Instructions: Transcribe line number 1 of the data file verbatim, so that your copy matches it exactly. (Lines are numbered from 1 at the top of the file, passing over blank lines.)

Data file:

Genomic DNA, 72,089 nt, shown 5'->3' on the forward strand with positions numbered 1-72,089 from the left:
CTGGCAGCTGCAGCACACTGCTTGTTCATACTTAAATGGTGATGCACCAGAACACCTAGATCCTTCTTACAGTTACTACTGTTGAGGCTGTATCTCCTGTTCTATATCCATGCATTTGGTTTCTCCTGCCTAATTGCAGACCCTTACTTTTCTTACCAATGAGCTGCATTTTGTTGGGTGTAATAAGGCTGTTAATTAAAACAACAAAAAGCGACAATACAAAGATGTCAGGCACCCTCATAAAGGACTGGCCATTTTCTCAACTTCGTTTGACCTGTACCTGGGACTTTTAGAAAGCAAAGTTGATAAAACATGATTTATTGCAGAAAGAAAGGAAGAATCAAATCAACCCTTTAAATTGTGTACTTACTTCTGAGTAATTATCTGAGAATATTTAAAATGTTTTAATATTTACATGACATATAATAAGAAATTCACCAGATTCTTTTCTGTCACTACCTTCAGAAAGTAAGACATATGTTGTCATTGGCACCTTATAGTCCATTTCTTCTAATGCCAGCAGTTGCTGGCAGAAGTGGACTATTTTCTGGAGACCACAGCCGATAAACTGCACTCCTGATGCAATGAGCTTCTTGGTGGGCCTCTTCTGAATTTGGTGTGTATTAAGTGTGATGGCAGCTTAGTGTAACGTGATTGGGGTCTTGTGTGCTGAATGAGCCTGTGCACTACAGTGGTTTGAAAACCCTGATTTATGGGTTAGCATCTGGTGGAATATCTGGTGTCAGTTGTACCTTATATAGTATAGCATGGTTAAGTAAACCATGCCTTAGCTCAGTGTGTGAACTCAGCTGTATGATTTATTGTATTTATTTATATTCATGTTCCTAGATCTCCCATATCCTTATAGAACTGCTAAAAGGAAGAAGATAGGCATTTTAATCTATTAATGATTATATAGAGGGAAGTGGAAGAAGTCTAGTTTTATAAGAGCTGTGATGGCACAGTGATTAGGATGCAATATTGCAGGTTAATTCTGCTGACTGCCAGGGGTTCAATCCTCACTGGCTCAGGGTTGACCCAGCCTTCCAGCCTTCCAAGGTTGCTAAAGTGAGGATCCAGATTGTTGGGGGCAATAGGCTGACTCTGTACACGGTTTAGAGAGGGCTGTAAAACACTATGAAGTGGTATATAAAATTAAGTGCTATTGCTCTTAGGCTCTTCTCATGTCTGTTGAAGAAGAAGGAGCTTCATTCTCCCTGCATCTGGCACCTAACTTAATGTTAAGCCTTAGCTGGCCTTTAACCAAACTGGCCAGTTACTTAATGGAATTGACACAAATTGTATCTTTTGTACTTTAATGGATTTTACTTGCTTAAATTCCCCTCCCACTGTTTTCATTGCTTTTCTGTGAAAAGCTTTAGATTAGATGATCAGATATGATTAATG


Genomic DNA, 72,089 nt, shown 5'->3' on the forward strand with positions numbered 1-72,089 from the left: